Coronavirus — Mediterranean Countries, North Korea, Ease Restrictions

  • It is only possible to enter the Colosseum’s Archaeological Park with advance online booking for individual tourists, as well as for groups of up to 14 people.
  • Portugal is easing restrictions, except in hard-hit Lisbon.
  • North Korean colleges resumed their activities on Monday, raising questions as the country never recorded a single case.

After 84 days of closure due to the new coronavirus (Sars-CoV-2) pandemic, the Colosseum Archaeological Park in Rome was reopened to the public on Monday. “We are reopening a symbol. A symbol of Rome, a symbol for Italy,” said Alfonsina Russo, director of the Colosseum’s archaeological park.

As of March 13, 2020, when the number of new cases became greater than those in China, the World Health Organization (WHO) began to consider Europe the active center of the COVID-19 pandemic. As of June 1, there were 1.9 million cases of COVID-19 on the continent and 170,063 deaths.

“We are restarting in a positive way, with a different pace, with a more sustainable tourism,” he added. For this reopening, however, several health security measures were adopted to minimize the risk of contamination.

It is only possible to enter the Colosseum’s Archaeological Park with advance online booking for individual tourists, as well as for groups of up to 14 people. At the entrance, equipment was installed to measure the temperature of each visitor, and to check if each person is wearing a protective mask. Gel alcohol dispensers were also installed, and the access areas are constantly cleaned by employees.

“Today, we opened two rooms and tomorrow three. It’s like building an anthill,” Athens hotel owner Panos Betis said as employees wearing face masks tidied a rooftop restaurant and cleaned a window facing the ancient Acropolis. “We can’t compare the season to last year. We were at 95% capacity. Our aim now is to hang in there till 2021.”

Portugal Reopens Cinemas, Theaters and Concert Halls

After two and a half months closure due to the coronavirus pandemic, cinemas, theaters and concert halls will reopen as of this Monday in PortugalSports clubs are also set to resume activities, with new health standards, and teleworking is no longer mandatory. Shopping centers will also be able to reopen their doors.

That is with the exception of the Lisbon region, which in recent days has registered an increase in the number of cases of Covid-19 more expressive than the rest of the country. “Unfortunately, the evolution in Lisbon is significantly different from the rest of the country,” said Prime Minister António Costa.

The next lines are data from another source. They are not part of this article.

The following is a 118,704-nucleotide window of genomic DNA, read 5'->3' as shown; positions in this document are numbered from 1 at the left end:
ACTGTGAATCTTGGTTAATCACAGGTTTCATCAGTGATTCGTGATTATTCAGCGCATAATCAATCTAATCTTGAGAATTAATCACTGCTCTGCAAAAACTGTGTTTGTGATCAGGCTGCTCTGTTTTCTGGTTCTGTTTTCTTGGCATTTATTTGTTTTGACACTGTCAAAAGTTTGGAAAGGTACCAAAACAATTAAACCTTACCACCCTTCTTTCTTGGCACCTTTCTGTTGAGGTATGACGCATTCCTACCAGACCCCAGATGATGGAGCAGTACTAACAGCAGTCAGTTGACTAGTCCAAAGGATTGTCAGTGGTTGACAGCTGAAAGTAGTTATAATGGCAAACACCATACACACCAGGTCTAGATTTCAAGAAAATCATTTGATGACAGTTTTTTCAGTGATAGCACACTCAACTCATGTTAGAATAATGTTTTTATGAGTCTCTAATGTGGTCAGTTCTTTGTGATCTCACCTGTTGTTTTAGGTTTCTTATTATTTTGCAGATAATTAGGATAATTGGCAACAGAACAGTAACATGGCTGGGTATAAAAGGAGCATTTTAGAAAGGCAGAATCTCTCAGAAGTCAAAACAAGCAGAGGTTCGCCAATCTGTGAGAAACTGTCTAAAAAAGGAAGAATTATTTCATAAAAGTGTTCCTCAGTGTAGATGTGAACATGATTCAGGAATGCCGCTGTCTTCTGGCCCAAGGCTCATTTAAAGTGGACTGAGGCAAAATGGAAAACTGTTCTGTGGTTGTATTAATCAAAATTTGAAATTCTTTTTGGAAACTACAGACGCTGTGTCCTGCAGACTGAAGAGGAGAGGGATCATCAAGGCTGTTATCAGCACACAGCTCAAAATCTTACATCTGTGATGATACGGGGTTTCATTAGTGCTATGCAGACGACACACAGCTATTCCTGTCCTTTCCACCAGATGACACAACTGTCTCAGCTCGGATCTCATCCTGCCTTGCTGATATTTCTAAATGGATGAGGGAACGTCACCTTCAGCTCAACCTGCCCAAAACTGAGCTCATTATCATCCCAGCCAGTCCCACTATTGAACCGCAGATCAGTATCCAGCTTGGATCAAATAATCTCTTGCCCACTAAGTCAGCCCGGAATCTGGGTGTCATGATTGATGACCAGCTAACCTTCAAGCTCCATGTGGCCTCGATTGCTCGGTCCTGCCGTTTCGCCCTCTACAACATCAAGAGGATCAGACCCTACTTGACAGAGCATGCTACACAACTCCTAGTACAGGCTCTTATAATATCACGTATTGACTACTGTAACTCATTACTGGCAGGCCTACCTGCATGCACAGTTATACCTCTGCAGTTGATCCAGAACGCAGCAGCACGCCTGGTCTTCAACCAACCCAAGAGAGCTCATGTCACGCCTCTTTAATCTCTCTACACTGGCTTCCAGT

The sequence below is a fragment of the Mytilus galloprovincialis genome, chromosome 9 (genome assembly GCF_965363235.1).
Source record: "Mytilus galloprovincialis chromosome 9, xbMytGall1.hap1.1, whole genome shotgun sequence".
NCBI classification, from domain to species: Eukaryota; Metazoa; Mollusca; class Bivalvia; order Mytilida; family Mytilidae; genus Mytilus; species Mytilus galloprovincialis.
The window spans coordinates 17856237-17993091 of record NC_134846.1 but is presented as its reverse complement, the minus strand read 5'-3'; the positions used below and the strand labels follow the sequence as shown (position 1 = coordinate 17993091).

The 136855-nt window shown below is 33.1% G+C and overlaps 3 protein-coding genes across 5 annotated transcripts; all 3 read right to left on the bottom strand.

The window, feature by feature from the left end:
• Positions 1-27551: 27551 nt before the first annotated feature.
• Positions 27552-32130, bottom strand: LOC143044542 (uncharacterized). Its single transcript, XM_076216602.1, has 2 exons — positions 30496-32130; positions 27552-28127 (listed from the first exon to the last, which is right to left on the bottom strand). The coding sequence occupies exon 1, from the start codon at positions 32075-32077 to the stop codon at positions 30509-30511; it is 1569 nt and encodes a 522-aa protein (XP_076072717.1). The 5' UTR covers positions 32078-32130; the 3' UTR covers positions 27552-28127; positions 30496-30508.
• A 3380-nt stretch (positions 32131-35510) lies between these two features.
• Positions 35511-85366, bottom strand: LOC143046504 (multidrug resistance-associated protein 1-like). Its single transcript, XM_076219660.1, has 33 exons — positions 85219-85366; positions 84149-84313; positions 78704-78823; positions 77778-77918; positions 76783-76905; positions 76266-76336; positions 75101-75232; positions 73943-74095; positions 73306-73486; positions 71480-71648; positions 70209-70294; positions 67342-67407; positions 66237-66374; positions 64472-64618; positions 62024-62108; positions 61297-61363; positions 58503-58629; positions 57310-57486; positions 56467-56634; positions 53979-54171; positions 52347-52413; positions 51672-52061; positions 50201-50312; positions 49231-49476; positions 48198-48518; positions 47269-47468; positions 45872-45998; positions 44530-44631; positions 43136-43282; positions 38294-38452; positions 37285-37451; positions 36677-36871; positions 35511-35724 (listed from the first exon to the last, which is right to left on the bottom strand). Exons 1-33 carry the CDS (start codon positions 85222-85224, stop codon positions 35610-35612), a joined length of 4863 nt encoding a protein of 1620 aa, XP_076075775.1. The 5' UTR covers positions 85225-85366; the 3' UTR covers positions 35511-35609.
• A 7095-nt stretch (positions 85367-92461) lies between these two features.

Of the 297 new cases of Covid-19 recorded in 24 hours, 268 occurred in the Lisbon region, according to the official balance sheet published on Sunday. Portugal has so-far recorded 1,410 deaths and 32,500 reported cases due to the pandemic.

There are no officially confirmed cases of COVID-19 in North Korea, though foreign analysts believe that the virus has spread to the country. The North Korean government has taken extensive measures, including quarantines and travel restrictions, which US analyst website 38 North said appeared to be successful in containing the virus.

North Korean Schools Re-opened

North Korean colleges resumed their activities on Monday, two months after stopping activities as a precautionary measure against the new coronavirus, North Korean radio reported. The DPRK did not report any cases of Covid-19, which raises many questions among experts, as the virus that emerged in neighboring China has spread to all continents.

The North Korean regime took drastic measures, with the closure of borders and a decree to confine thousands of people. The new school semester should have started in April. Some institutes and universities had already been allowed to resume classes.

Appropriate quarantine measures are being taken [ahead] of the start of the classes of the new school year in the elementary, middle, and higher middle schools and the resumption of the operation of kindergartens and day care centers starting early June,” the state-run Korean Central Broadcasting Committee said Monday, in a report carried by South Korea’s Yonhap News Agency.

“Education and childcare institutions [authorities] have been asked to furnish thermometers and hand sanitizing equipment at the gates and all the classrooms and offices,” it continued, adding that teachers and workers were required to “strictly abide by the anti-epidemic order.”

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Vincent Ferdinand

News reporting is my thing. My view of what is happening in our world is colored by my love of history and how the past influences events taking place in the present time.  I like reading politics and writing articles. It was said by Geoffrey C. Ward, "Journalism is merely history's first draft." Everyone who writes about what is happening today is indeed, writing a small part of our history.

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